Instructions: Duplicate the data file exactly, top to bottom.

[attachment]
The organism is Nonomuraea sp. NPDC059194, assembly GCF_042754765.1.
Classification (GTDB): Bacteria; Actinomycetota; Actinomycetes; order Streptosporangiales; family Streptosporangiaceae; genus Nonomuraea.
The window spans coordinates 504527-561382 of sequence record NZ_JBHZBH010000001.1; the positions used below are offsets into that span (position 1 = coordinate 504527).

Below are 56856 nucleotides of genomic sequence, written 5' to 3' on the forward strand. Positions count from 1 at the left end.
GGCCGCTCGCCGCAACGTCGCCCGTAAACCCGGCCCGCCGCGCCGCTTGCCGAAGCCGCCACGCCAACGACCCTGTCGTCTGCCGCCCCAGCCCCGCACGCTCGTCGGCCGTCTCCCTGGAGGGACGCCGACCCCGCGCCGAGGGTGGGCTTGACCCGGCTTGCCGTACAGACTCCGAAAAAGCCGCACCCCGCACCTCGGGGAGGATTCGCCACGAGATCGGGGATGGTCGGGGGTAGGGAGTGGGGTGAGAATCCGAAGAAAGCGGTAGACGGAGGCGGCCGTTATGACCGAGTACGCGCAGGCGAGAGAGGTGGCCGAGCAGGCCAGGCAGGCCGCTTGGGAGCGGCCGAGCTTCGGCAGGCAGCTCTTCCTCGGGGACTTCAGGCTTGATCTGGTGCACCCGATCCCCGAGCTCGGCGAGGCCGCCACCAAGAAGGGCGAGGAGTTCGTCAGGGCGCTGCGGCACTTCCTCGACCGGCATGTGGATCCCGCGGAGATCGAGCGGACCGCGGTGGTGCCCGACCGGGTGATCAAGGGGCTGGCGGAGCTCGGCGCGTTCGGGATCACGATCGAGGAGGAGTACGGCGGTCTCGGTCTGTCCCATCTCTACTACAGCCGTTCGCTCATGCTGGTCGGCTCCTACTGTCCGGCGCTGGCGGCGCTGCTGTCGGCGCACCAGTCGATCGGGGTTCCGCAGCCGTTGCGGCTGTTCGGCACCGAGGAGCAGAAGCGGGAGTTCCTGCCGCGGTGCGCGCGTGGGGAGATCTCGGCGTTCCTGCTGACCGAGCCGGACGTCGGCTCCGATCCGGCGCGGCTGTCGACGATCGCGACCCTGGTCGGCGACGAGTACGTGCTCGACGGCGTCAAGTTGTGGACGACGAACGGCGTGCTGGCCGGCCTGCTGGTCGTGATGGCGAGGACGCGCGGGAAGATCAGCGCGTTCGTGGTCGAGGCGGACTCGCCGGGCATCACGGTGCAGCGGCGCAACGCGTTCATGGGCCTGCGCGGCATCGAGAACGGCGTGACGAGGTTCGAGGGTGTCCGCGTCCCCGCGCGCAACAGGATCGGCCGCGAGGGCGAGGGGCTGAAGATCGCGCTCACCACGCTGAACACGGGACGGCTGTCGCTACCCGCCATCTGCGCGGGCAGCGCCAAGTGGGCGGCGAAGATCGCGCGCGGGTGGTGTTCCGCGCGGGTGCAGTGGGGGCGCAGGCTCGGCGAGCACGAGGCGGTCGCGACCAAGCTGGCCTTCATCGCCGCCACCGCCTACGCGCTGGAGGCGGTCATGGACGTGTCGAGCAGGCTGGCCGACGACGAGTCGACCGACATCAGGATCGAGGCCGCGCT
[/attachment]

The organism is Nonomuraea sp. NPDC059194, assembly GCF_042754765.1.
Classification (GTDB): Bacteria; Actinomycetota; Actinomycetes; order Streptosporangiales; family Streptosporangiaceae; genus Nonomuraea.
The window spans coordinates 504527-561382 of sequence record NZ_JBHZBH010000001.1; the positions used below are offsets into that span (position 1 = coordinate 504527).

Below are 56856 nucleotides of genomic sequence, written 5' to 3' on the forward strand. Positions count from 1 at the left end.
GGCCGCTCGCCGCAACGTCGCCCGTAAACCCGGCCCGCCGCGCCGCTTGCCGAAGCCGCCACGCCAACGACCCTGTCGTCTGCCGCCCCAGCCCCGCACGCTCGTCGGCCGTCTCCCTGGAGGGACGCCGACCCCGCGCCGAGGGTGGGCTTGACCCGGCTTGCCGTACAGACTCCGAAAAAGCCGCACCCCGCACCTCGGGGAGGATTCGCCACGAGATCGGGGATGGTCGGGGGTAGGGAGTGGGGTGAGAATCCGAAGAAAGCGGTAGACGGAGGCGGCCGTTATGACCGAGTACGCGCAGGCGAGAGAGGTGGCCGAGCAGGCCAGGCAGGCCGCTTGGGAGCGGCCGAGCTTCGGCAGGCAGCTCTTCCTCGGGGACTTCAGGCTTGATCTGGTGCACCCGATCCCCGAGCTCGGCGAGGCCGCCACCAAGAAGGGCGAGGAGTTCGTCAGGGCGCTGCGGCACTTCCTCGACCGGCATGTGGATCCCGCGGAGATCGAGCGGACCGCGGTGGTGCCCGACCGGGTGATCAAGGGGCTGGCGGAGCTCGGCGCGTTCGGGATCACGATCGAGGAGGAGTACGGCGGTCTCGGTCTGTCCCATCTCTACTACAGCCGTTCGCTCATGCTGGTCGGCTCCTACTGTCCGGCGCTGGCGGCGCTGCTGTCGGCGCACCAGTCGATCGGGGTTCCGCAGCCGTTGCGGCTGTTCGGCACCGAGGAGCAGAAGCGGGAGTTCCTGCCGCGGTGCGCGCGTGGGGAGATCTCGGCGTTCCTGCTGACCGAGCCGGACGTCGGCTCCGATCCGGCGCGGCTGTCGACGATCGCGACCCTGGTCGGCGACGAGTACGTGCTCGACGGCGTCAAGTTGTGGACGACGAACGGCGTGCTGGCCGGCCTGCTGGTCGTGATGGCGAGGACGCGCGGGAAGATCAGCGCGTTCGTGGTCGAGGCGGACTCGCCGGGCATCACGGTGCAGCGGCGCAACGCGTTCATGGGCCTGCGCGGCATCGAGAACGGCGTGACGAGGTTCGAGGGTGTCCGCGTCCCCGCGCGCAACAGGATCGGCCGCGAGGGCGAGGGGCTGAAGATCGCGCTCACCACGCTGAACACGGGACGGCTGTCGCTACCCGCCATCTGCGCGGGCAGCGCCAAGTGGGCGGCGAAGATCGCGCGCGGGTGGTGTTCCGCGCGGGTGCAGTGGGGGCGCAGGCTCGGCGAGCACGAGGCGGTCGCGACCAAGCTGGCCTTCATCGCCGCCACCGCCTACGCGCTGGAGGCGGTCATGGACGTGTCGAGCAGGCTGGCCGACGACGAGTCGACCGACATCAGGATCGAGGCCGCGCT